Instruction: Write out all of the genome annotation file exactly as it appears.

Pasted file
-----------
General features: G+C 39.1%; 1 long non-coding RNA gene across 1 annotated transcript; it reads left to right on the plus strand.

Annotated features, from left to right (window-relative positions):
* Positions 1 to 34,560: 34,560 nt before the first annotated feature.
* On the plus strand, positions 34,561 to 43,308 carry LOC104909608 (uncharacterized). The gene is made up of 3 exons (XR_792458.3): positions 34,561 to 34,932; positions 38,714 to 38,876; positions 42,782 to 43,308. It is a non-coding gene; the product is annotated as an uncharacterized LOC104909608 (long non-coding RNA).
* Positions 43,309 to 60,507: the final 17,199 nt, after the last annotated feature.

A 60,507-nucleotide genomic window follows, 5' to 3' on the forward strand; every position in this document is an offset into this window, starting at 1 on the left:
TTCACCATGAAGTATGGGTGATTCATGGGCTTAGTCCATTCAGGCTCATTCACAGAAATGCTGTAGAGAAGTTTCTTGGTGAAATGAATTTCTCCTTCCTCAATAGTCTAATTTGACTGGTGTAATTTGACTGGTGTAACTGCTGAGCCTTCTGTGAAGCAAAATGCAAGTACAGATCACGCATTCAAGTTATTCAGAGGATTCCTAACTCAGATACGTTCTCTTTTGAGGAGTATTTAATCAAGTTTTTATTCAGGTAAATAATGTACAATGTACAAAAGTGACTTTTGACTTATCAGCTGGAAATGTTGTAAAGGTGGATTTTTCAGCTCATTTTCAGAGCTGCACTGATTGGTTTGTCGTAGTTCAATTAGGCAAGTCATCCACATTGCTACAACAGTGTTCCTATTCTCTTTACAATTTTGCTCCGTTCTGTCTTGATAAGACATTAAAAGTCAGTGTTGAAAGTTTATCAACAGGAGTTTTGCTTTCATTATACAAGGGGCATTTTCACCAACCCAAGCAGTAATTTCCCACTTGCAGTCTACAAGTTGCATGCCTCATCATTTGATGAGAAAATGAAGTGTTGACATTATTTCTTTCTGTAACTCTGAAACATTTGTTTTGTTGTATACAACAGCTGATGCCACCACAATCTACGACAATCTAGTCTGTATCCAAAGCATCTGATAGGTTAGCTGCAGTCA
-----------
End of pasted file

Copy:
General features: G+C 39.1%; 1 long non-coding RNA gene across 1 annotated transcript; it reads left to right on the plus strand.

Annotated features, from left to right (window-relative positions):
* Positions 1 to 34,560: 34,560 nt before the first annotated feature.
* On the plus strand, positions 34,561 to 43,308 carry LOC104909608 (uncharacterized). The gene is made up of 3 exons (XR_792458.3): positions 34,561 to 34,932; positions 38,714 to 38,876; positions 42,782 to 43,308. It is a non-coding gene; the product is annotated as an uncharacterized LOC104909608 (long non-coding RNA).
* Positions 43,309 to 60,507: the final 17,199 nt, after the last annotated feature.

A 60,507-nucleotide genomic window follows, 5' to 3' on the forward strand; every position in this document is an offset into this window, starting at 1 on the left:
TTCACCATGAAGTATGGGTGATTCATGGGCTTAGTCCATTCAGGCTCATTCACAGAAATGCTGTAGAGAAGTTTCTTGGTGAAATGAATTTCTCCTTCCTCAATAGTCTAATTTGACTGGTGTAATTTGACTGGTGTAACTGCTGAGCCTTCTGTGAAGCAAAATGCAAGTACAGATCACGCATTCAAGTTATTCAGAGGATTCCTAACTCAGATACGTTCTCTTTTGAGGAGTATTTAATCAAGTTTTTATTCAGGTAAATAATGTACAATGTACAAAAGTGACTTTTGACTTATCAGCTGGAAATGTTGTAAAGGTGGATTTTTCAGCTCATTTTCAGAGCTGCACTGATTGGTTTGTCGTAGTTCAATTAGGCAAGTCATCCACATTGCTACAACAGTGTTCCTATTCTCTTTACAATTTTGCTCCGTTCTGTCTTGATAAGACATTAAAAGTCAGTGTTGAAAGTTTATCAACAGGAGTTTTGCTTTCATTATACAAGGGGCATTTTCACCAACCCAAGCAGTAATTTCCCACTTGCAGTCTACAAGTTGCATGCCTCATCATTTGATGAGAAAATGAAGTGTTGACATTATTTCTTTCTGTAACTCTGAAACATTTGTTTTGTTGTATACAACAGCTGATGCCACCACAATCTACGACAATCTAGTCTGTATCCAAAGCATCTGATAGGTTAGCTGCAGTCA